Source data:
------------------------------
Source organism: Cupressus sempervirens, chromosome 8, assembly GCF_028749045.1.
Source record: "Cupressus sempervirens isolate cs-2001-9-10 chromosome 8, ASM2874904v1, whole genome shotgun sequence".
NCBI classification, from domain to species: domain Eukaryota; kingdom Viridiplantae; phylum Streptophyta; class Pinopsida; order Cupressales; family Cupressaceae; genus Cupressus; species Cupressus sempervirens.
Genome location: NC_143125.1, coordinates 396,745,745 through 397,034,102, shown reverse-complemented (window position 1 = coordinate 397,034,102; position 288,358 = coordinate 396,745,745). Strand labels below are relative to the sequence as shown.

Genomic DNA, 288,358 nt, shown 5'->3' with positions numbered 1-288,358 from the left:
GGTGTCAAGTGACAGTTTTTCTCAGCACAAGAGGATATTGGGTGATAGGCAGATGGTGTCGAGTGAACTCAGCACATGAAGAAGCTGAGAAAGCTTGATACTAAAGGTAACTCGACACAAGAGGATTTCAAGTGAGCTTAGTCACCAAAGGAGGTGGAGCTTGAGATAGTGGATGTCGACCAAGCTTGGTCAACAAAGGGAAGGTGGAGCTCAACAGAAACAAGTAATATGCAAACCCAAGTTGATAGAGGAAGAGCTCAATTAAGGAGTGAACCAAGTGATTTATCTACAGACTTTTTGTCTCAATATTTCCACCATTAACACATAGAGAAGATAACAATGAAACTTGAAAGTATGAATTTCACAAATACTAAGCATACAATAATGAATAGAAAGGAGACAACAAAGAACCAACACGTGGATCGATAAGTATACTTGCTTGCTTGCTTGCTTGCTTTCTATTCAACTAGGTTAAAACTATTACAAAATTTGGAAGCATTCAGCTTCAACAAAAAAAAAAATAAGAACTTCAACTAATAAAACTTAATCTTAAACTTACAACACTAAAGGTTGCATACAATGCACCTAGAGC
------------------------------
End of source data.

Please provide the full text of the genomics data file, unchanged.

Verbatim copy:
Source organism: Cupressus sempervirens, chromosome 8, assembly GCF_028749045.1.
Source record: "Cupressus sempervirens isolate cs-2001-9-10 chromosome 8, ASM2874904v1, whole genome shotgun sequence".
NCBI classification, from domain to species: domain Eukaryota; kingdom Viridiplantae; phylum Streptophyta; class Pinopsida; order Cupressales; family Cupressaceae; genus Cupressus; species Cupressus sempervirens.
Genome location: NC_143125.1, coordinates 396,745,745 through 397,034,102, shown reverse-complemented (window position 1 = coordinate 397,034,102; position 288,358 = coordinate 396,745,745). Strand labels below are relative to the sequence as shown.

Genomic DNA, 288,358 nt, shown 5'->3' with positions numbered 1-288,358 from the left:
GGTGTCAAGTGACAGTTTTTCTCAGCACAAGAGGATATTGGGTGATAGGCAGATGGTGTCGAGTGAACTCAGCACATGAAGAAGCTGAGAAAGCTTGATACTAAAGGTAACTCGACACAAGAGGATTTCAAGTGAGCTTAGTCACCAAAGGAGGTGGAGCTTGAGATAGTGGATGTCGACCAAGCTTGGTCAACAAAGGGAAGGTGGAGCTCAACAGAAACAAGTAATATGCAAACCCAAGTTGATAGAGGAAGAGCTCAATTAAGGAGTGAACCAAGTGATTTATCTACAGACTTTTTGTCTCAATATTTCCACCATTAACACATAGAGAAGATAACAATGAAACTTGAAAGTATGAATTTCACAAATACTAAGCATACAATAATGAATAGAAAGGAGACAACAAAGAACCAACACGTGGATCGATAAGTATACTTGCTTGCTTGCTTGCTTGCTTTCTATTCAACTAGGTTAAAACTATTACAAAATTTGGAAGCATTCAGCTTCAACAAAAAAAAAAATAAGAACTTCAACTAATAAAACTTAATCTTAAACTTACAACACTAAAGGTTGCATACAATGCACCTAGAGC